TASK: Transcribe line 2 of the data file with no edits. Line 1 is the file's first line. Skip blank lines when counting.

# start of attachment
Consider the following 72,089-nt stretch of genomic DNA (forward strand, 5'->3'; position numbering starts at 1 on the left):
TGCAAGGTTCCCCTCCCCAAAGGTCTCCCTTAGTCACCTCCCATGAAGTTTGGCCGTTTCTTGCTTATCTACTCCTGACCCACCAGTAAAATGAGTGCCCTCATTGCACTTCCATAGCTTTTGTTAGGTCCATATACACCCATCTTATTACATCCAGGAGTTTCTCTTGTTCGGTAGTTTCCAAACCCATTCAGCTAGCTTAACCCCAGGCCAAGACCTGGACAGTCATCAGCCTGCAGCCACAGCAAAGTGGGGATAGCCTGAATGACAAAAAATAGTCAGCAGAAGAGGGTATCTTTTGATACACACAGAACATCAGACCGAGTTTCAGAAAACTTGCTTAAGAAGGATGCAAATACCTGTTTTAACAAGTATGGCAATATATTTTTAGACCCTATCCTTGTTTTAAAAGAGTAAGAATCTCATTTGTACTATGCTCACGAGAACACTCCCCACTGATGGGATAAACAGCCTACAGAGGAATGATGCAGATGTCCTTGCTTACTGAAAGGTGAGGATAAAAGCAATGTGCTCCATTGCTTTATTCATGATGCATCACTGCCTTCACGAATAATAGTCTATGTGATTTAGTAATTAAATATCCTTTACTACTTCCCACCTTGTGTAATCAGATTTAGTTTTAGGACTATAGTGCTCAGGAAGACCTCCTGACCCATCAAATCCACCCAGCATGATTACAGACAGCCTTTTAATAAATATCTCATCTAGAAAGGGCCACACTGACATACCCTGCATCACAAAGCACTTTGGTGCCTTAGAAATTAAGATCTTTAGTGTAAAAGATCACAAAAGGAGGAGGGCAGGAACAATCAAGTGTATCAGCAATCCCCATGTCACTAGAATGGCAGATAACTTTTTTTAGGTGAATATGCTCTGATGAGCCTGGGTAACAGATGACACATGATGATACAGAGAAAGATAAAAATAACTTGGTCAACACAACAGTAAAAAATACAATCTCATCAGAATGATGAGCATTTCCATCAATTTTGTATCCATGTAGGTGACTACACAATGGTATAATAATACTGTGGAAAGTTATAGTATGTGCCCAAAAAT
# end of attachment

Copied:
TGCAAGGTTCCCCTCCCCAAAGGTCTCCCTTAGTCACCTCCCATGAAGTTTGGCCGTTTCTTGCTTATCTACTCCTGACCCACCAGTAAAATGAGTGCCCTCATTGCACTTCCATAGCTTTTGTTAGGTCCATATACACCCATCTTATTACATCCAGGAGTTTCTCTTGTTCGGTAGTTTCCAAACCCATTCAGCTAGCTTAACCCCAGGCCAAGACCTGGACAGTCATCAGCCTGCAGCCACAGCAAAGTGGGGATAGCCTGAATGACAAAAAATAGTCAGCAGAAGAGGGTATCTTTTGATACACACAGAACATCAGACCGAGTTTCAGAAAACTTGCTTAAGAAGGATGCAAATACCTGTTTTAACAAGTATGGCAATATATTTTTAGACCCTATCCTTGTTTTAAAAGAGTAAGAATCTCATTTGTACTATGCTCACGAGAACACTCCCCACTGATGGGATAAACAGCCTACAGAGGAATGATGCAGATGTCCTTGCTTACTGAAAGGTGAGGATAAAAGCAATGTGCTCCATTGCTTTATTCATGATGCATCACTGCCTTCACGAATAATAGTCTATGTGATTTAGTAATTAAATATCCTTTACTACTTCCCACCTTGTGTAATCAGATTTAGTTTTAGGACTATAGTGCTCAGGAAGACCTCCTGACCCATCAAATCCACCCAGCATGATTACAGACAGCCTTTTAATAAATATCTCATCTAGAAAGGGCCACACTGACATACCCTGCATCACAAAGCACTTTGGTGCCTTAGAAATTAAGATCTTTAGTGTAAAAGATCACAAAAGGAGGAGGGCAGGAACAATCAAGTGTATCAGCAATCCCCATGTCACTAGAATGGCAGATAACTTTTTTTAGGTGAATATGCTCTGATGAGCCTGGGTAACAGATGACACATGATGATACAGAGAAAGATAAAAATAACTTGGTCAACACAACAGTAAAAAATACAATCTCATCAGAATGATGAGCATTTCCATCAATTTTGTATCCATGTAGGTGACTACACAATGGTATAATAATACTGTGGAAAGTTATAGTATGTGCCCAAAAAT